The pictures have been hung much lower than would normally be the case to once again associate the work with the child’s place in the maturation process. And the titles have been chosen to indicate the average height of adults. In the case of the children depicted one wonders whether anything in their adult lives would indeed be average. That would be a start, at least. It is far too simple to speak of a dysfunctional society, when, in fact, it is not society that is so affected, but our families. Society consists of dysfunctional families and individuals, and they are the ones imposed on all of society. And the figures in the Berens works, well….like we hear so often these days; they are seen as collateral damage! The most vulnerable seem to suffer the most.
The use of colour, or the lack thereof, also speaks of a considerable amount of introspection in planning this portfolio. There is no fun embarking on such works, and any artist doing so, is confronted himself/herself by the stark an inevitable reality of the burden of responsibility. This is evident in the Berens exhibition. It is a responsibility that rests on both the artist and the viewer.
The format of the works is appropriately small to once again draw attention to the young victims of uncaring and unhinged adults. Anything bigger would have rendered the works impersonal; anything smaller would have made it all disappear. It is when an exhibition of artworks confronts us with the joys and perverseness of society that an artist succeeds as a commentator on society. The gratuitous presentation of aestheticism, at the retinal level, is often, all that a body of work is capable of doing. In this exhibition the artist has
gone beyond the usual expectations and that accounts for this being an admirable body of work at both an aesthetic level and social level. It should be seen by everyone who has the welfare of the child at heart.
Some glimpses into my world…a place of extremes of space, light, and love. I’m a lucky girl.
All photographs by Andrew Robson
Wise words from the master. Paul Strand said that the work becomes more your own once you remove ego out of the equation. Perhaps not remove ego, but in Jung's sense integrate ego into the Self through the process of individuation. Then a more holistic, less grasping art might appear.
"One often thinks of seeing as a completely natural activity - your eyes open, there is the world in front of you, you're not doing anything, just seeing.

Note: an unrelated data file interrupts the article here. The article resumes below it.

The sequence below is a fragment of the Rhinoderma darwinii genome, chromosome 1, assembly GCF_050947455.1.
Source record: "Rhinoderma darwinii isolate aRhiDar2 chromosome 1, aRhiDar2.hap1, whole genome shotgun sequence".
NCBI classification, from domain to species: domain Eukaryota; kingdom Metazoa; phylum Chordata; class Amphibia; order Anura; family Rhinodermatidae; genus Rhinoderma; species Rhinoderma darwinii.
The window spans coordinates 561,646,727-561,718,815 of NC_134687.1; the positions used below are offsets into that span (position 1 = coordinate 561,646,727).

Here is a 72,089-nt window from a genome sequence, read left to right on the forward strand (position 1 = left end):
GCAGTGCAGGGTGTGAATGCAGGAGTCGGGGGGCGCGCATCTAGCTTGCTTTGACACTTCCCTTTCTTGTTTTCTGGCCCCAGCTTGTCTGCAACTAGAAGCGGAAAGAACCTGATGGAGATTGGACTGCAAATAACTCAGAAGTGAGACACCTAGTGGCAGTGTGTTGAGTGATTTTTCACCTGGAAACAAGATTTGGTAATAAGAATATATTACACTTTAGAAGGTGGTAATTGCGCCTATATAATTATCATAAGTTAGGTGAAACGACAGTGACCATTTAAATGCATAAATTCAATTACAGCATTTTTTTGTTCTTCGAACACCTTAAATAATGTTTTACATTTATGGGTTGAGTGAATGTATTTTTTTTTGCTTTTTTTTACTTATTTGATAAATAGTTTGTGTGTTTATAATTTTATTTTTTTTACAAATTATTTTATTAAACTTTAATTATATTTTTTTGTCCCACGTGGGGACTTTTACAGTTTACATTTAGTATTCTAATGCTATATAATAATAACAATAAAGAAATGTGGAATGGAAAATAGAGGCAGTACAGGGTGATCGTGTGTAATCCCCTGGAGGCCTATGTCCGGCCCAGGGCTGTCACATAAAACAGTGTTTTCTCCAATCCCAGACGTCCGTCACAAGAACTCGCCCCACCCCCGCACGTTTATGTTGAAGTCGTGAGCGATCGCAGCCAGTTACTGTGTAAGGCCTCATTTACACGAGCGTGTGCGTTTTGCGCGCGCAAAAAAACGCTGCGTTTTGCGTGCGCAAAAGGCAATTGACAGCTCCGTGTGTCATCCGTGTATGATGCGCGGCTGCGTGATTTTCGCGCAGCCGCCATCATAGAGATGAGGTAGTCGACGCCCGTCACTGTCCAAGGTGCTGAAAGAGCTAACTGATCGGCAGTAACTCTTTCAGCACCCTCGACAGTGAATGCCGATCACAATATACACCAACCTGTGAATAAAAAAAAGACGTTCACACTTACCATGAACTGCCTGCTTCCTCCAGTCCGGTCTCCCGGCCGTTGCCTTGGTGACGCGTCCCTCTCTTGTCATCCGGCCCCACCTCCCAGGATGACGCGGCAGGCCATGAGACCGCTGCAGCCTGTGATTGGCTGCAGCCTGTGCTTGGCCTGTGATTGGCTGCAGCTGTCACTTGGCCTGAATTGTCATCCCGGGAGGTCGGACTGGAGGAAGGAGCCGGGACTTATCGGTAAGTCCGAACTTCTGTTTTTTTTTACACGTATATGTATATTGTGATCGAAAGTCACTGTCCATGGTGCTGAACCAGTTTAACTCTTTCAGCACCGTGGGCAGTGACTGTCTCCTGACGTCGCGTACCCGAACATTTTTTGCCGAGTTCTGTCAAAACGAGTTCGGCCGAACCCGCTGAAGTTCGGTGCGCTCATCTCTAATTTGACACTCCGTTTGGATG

I’m currently teaching A Girl with No Talent. She’s 18, and for the past six years or more she’s been informed that she has no artistic talent. Yet she has decided that she likes art and wants to take it as an examination subject in her final school year. Moreover, she would like to study architecture.
So I’m coaching a supposedly hopeless case four hours a week, trying to prepare her for her final graduation exhibition which is in about thirteen months. I’m still not sure what made me agree to try and help this girl, because I too, upon seeing some of her previous artwork did not feel at all hopeful- objectively, her drawings were at the level of a ten year old child. My head thought no but my instinct knew better. After years of teaching art, I have seen over and over how patience, encouragement, and deeper psychological insight can make a big difference. How big this difference can be I’m now privileged to witness.
It’s taken us close to three months to get comfortable with one another. I’m relentlessly pushing, demanding her best effort, she’s got learning disabilities and years of damaged self-esteem built up thick around a beautiful dancer’s soul longing for lightness and freedom. Some days it felt like we were going nowhere fast. She would awkwardly force her lines onto the paper, afraid to make her mark for fear of getting it “wrong”. When I talked about her emotional connection to her art making, and the need to reflect intensely on personal reasons, experiences and attitudes in order to create meaningful artwork, she would look at me as if I was from another planet.
I made her write, compose poems, improvise freely, scribble wildly, stand up, change hands, research, and a dozen other things designed to break the icy spell of our culture’s unfortunate judgement of superficialities, which turned her into a passive, timid conformist. I made her cry when I told her she wasn’t trying hard enough.
It took one charcoal drawing of a flamenco dancer for me to know that something had shifted. The facial proportions were all wrong, but her marks had a flow and energy to them which finally started to echo this girl’s inner treasures. Her sense of possibility is more than restored, it’s positively blooming.Who are we to judge one another, especially children, as harshly as we do? All it takes is the willingness to listen, to empathise and to affirm the other’s unique inner world.
All I’m doing is helping her to connect her spirit with her hand, and the paper under it. Simple, awe-inspiring magic. No talent required.
Shoewee. I yet have to count my output for the month, so not sure if I made my goal. But it’s almost the 1st so I needed to post.
Regardless of numbers, I’m amazed at what I thought was impossible to produce. I’m gonna carry on in this vein, so keep watching this space!
To all NaNoWriMo participants, arrived or not, well done and thanks for all of your inspiring words on so many wonderful blogs.